businesses

Ethics Committee Orders Markwayne Mullin to Pay Back $40,000
Oklahoma Republican instructed to pay back family business

Rep. Markwayne Mullin, R-Okla., must pay back income received from his family business following a House Ethics investigation. (Tom Williams/CQ Roll Call)

The House Ethics Committee has called for Rep. Markwayne Mullin to return $40,000 to his family business, Mullin West, following a review that concluded the money was paid out to him in a manner that is out of compliance with House rules and the committee’s recommendations.

The report released Friday by the House Ethics panel determined that Mullin made a “good faith” effort to seek informal guidance on issues related to his family businesses, but he didn’t take action on the guidance he received. The committee determined that an accounting error led Mullin to “inadvertently fail to fully follow part of the Committee’s advice,” according to the report.

Podcast: What Businesses Have to Gain From the Tax Overhaul
The Week Ahead, Episode 78

Chairman Kevin Brady, R-Texas, left, and Rep. Richard Neal, D-Mass., ranking member, conduct a House Ways and Means Committee markup of the Republicans' tax reform plan titled the Tax Cuts and Jobs Act, in Longworth Building on November 9, 2017. (Photo By Tom Williams/CQ Roll Call)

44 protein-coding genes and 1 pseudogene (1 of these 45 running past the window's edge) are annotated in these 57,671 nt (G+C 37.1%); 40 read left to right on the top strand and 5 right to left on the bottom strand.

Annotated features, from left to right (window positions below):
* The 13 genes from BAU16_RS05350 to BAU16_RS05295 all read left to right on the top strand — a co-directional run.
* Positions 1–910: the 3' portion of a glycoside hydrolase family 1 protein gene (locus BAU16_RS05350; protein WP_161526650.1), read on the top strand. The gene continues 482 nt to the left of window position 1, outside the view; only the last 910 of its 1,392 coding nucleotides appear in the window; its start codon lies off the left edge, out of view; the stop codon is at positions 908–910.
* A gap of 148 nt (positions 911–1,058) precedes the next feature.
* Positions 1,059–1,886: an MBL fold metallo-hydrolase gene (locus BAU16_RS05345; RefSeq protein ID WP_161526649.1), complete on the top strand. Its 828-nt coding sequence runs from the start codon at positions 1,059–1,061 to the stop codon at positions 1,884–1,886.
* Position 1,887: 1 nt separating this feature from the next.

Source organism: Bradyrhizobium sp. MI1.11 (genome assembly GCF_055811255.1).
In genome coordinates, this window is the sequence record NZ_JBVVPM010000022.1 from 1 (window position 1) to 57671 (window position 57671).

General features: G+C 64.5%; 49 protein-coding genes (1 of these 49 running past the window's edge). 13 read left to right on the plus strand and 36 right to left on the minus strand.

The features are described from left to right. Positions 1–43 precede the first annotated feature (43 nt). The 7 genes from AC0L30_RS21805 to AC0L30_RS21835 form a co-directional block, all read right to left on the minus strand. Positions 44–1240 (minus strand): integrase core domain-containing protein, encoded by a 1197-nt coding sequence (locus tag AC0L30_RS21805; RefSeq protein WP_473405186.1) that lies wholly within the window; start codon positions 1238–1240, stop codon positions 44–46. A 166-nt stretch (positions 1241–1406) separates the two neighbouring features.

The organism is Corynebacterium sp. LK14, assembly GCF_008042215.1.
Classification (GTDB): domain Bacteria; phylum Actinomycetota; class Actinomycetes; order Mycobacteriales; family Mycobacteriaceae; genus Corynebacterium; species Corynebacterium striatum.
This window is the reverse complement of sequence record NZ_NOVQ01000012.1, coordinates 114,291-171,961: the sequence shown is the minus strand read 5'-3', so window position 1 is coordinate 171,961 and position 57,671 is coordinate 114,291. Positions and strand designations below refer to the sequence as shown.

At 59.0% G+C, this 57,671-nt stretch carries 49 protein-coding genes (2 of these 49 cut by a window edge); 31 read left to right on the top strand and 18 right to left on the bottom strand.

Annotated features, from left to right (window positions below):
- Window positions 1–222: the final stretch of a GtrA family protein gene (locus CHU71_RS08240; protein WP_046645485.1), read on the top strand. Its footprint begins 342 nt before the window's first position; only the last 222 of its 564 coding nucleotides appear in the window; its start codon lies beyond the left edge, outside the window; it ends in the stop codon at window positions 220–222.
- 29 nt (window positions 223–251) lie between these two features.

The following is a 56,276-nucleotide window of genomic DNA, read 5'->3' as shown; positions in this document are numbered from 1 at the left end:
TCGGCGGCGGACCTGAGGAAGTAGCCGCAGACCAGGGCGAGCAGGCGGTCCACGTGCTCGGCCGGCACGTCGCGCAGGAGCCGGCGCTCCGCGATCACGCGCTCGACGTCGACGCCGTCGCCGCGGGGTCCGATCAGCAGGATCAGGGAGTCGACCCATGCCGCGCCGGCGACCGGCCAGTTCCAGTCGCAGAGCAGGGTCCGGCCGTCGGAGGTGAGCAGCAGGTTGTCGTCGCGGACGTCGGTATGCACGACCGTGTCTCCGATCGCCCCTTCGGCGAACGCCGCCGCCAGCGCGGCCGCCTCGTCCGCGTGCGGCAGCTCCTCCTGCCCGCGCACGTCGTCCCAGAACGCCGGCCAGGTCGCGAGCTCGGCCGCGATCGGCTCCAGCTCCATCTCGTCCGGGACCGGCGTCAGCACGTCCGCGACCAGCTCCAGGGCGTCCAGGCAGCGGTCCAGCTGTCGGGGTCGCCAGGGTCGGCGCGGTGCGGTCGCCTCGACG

Rachelle Bernstein of the National Retail Federation and a long time voice on tax policy around Capitol Hill explains what businesses, large and small, are looking for in the tax overhaul and the lessons learned from the Bush-era tax cuts.

Show Notes:

GOP Tax Messaging Heavy on Business Benefits
‘It all leads to the same end,’ speaker said of trickle-down effect of tax legislation

Speaker Paul D. Ryan and Rep. Andy Harris speak to employees at Dixon Valve & Coupling Company about the GOP’s still developing tax legislation. (Thomas McKinless/CQ Roll Call)

CHESTERTOWN, Md. – “Cutting taxes is great for the businesses to make businesses more money. But how is that going to lower my taxes, or make sure it comes down to me?” That was the question a 20-year-old Dixon Valve & Coupling employee posed to Speaker Paul D. Ryan on Thursday.

Visiting the company’s headquarters to promote the GOP’s still developing tax legislation, Ryan told the employee that he plans to lower taxes on individuals so they take home more of their paychecks. Then he quickly pivoted back to his primary message.